The Adventures of a Reluctant Messiah is the story of Richard and his experiences after he meets Donald Shimoda, the reluctant messiah, who teaches him about the illusions of reality.

As Richard learns about Donald’s messiah abilities he becomes afraid and leaves. Donald rejoins Richard soon after and Richard begins to learn to perform miracles and accepts Donald’s teachings.

“Illusions teaches many great ideas but the most prominent was Donald’s lessons of our true freedom of choice.”

“Remember where you came from, where you're going, and why you created the mess you got yourself into in the first place.”

“You are led through your lifetime by the inner learning creature, the playful spiritual being that is your real self. Don't turn away from possible futures before you're certain you don't have anything to learn from them.”

“Within each of us lies the power of our consent to health and to sickness, to riches and to poverty, to freedom and to slavery. It is we who control these, and not another. You're always free to change your mind and choose a different future, or a different past.”

Book Review: The beauty of a book like "Illusions" by Richard Bach is taking a simple series of parables and using them to help you view the workings of the universe in a slightly new way. Despite a title speaking of messiahs, this book is far removed from being religious and offers a beautiful perspective on life.
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Patrick McKeown (a Buteyko breathing instructor) came in and taught them how to breathe (properly). Check this one out for a laugh!
Buteyko breathing was originally used to help asthma patients – it is a way of controlled breathing that has many health benefits.

Amsterdam Is Embracing a Radical New Economic Theory to Help Save the Environment. Could It Also Replace Capitalism?
In April 2020, during the first wave of COVID-19, Amsterdam’s city government announced it would recover from the crisis, and avoid future ones, by embracing the theory of “doughnut economics.” Laid out by British economist Kate Raworth in a 2017 book, the theory argues that 20th century economic thinking is not equipped to deal with the 21st century reality of a planet teetering on the edge of climate breakdown. Instead of equating a growing GDP with a successful society, our goal should be to fit all of human life into what Raworth calls the “sweet spot” between the “social foundation,” where everyone has what they need to live a good life, and the “environmental ceiling.” By and large, people in rich countries are living above the environmental ceiling. Those in poorer countries often fall below the social foundation. The space in between: that’s the doughnut.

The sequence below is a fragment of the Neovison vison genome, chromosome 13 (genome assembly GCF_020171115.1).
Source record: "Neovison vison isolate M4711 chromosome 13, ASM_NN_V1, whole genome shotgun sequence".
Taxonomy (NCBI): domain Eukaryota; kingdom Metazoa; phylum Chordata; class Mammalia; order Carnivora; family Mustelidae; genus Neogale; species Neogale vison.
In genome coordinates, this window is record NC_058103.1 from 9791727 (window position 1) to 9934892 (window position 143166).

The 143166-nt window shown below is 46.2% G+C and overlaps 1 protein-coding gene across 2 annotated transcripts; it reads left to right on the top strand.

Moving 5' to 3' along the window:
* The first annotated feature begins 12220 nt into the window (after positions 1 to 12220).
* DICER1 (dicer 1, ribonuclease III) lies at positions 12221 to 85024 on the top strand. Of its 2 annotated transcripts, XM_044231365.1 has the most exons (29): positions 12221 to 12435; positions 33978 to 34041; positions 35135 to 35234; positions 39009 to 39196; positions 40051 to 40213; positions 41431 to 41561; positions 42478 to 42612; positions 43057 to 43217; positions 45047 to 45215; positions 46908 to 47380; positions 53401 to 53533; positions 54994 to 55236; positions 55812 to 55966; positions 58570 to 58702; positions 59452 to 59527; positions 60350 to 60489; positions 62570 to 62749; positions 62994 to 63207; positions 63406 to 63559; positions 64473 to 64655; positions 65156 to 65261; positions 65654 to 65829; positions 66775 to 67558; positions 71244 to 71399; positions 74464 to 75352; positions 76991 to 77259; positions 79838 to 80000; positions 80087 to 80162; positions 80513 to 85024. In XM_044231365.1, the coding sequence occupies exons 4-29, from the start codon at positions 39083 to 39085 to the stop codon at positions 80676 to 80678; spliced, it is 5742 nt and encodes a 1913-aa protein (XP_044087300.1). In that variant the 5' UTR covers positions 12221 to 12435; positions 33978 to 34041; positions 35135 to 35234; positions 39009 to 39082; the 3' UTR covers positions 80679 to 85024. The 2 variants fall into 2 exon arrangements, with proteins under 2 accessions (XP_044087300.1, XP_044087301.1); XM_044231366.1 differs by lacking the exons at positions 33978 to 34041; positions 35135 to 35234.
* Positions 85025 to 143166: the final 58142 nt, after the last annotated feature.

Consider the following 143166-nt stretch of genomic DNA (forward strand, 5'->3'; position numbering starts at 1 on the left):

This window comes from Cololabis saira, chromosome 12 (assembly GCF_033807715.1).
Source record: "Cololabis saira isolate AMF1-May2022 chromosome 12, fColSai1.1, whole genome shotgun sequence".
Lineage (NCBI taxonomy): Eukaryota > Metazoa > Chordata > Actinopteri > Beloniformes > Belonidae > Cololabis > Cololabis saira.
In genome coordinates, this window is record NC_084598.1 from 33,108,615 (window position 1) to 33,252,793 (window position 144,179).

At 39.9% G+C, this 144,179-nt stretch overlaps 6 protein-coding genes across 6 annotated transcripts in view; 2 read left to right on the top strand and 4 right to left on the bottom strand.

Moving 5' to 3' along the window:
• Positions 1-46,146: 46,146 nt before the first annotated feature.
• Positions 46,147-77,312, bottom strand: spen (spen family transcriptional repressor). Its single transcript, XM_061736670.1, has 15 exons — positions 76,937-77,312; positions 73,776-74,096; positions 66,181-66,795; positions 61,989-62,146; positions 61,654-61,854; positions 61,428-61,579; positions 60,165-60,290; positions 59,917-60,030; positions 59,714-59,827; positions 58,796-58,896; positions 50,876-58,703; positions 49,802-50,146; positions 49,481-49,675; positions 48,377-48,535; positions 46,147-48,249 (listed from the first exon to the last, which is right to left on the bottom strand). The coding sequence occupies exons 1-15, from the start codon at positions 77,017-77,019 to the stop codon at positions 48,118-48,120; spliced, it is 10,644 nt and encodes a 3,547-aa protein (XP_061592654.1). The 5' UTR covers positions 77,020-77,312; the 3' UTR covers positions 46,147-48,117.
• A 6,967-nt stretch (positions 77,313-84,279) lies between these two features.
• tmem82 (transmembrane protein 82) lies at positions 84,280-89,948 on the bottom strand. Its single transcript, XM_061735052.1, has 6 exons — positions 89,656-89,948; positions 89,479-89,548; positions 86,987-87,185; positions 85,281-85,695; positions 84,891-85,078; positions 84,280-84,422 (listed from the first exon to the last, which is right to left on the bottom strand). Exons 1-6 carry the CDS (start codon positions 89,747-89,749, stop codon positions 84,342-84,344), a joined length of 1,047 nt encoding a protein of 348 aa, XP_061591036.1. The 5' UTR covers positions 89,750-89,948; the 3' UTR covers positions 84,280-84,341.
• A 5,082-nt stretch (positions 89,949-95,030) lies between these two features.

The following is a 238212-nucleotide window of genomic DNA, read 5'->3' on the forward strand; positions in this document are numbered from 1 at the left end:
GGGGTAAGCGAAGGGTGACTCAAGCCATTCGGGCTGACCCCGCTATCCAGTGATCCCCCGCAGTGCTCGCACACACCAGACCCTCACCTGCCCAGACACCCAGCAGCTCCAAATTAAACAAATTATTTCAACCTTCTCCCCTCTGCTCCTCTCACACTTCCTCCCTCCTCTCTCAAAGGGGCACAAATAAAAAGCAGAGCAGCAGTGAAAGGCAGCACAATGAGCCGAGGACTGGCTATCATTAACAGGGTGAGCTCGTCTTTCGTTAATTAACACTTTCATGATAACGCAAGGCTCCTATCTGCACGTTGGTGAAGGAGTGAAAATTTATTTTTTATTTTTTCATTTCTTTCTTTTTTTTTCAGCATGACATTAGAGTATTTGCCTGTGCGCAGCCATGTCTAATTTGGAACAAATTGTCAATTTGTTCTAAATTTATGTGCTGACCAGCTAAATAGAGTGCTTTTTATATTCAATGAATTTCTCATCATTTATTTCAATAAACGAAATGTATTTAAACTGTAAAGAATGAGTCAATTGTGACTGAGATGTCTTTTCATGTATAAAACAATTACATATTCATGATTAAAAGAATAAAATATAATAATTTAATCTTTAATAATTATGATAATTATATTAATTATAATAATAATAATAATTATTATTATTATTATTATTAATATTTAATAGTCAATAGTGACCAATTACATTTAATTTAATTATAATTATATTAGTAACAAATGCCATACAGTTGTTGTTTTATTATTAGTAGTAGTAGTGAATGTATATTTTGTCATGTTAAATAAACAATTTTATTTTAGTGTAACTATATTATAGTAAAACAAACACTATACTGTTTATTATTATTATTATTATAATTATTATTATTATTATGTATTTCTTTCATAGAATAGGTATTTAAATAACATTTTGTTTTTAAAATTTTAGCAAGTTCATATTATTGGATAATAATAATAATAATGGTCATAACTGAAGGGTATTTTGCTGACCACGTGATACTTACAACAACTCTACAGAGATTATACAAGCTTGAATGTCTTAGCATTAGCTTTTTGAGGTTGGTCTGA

It’s the first time a major city has attempted to put doughnut theory into action on a local level, but Amsterdam is not alone. Raworth says DEAL has received an avalanche of requests from municipal leaders and others seeking to build more resilient societies in the aftermath of COVID-19. Copenhagen’s city council majority decided to follow Amsterdam’s example in June, as did the Brussels region and the small city of Dunedin, New Zealand, in September, and Nanaimo, British Columbia, in December. In the U.S., Portland, Ore., is preparing to roll out its own version of the doughnut, and Austin may be close behind.
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Rife Healing Frequencies
Just like Tesla, Dr. Royal Rife was suppressed and forgotten. His discoveries were of great benefit to humanity, but like usual, the oligarchs had other, more lucrative plans.

Dr. Royal Raymond Rife (May 16, 1888 August 5, 1971) was an American inventor known for his belief that he could observe and render inert a number of viruses which he thought were causal factors in several diseases, most notably cancer. The observations were made through a specially designed optical microscope, only five of which were ever constructed.

Dr. Rife claimed that a "beam ray" device emmiting healing frequencies, could devitalize the pathogens by inducing destructive resonances in their constituent chemicals. Rife's claims could not be independently replicated, and active scientific interest in the devices had dissipated by the 1950s. Interest in Rife's claims was revived in some alternative medical spheres by the book The Cancer Cure That Worked (1987), which claimed that Rife's work was successful.

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I am creating and posting videos on, health, ancient history, culture, stress management, art
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